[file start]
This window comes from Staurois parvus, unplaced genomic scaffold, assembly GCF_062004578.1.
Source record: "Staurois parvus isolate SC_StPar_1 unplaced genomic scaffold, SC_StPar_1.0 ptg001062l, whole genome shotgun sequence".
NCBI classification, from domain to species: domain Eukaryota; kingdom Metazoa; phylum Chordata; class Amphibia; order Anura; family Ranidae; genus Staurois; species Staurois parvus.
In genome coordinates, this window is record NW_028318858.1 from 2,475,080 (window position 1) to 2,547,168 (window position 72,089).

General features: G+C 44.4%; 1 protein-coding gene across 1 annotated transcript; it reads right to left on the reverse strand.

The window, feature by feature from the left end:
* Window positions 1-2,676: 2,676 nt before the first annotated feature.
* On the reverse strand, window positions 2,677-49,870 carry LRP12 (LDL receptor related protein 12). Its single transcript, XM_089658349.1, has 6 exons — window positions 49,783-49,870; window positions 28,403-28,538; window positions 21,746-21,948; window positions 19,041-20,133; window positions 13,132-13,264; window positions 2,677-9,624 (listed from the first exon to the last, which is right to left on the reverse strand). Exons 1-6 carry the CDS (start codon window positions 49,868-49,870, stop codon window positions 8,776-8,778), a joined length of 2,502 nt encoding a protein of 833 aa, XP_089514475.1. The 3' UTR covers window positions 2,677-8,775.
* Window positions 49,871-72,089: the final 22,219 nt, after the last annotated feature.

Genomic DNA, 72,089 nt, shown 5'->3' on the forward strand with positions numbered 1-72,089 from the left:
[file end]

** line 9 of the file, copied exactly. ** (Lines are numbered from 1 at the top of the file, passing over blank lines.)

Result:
* Window positions 49,871-72,089: the final 22,219 nt, after the last annotated feature.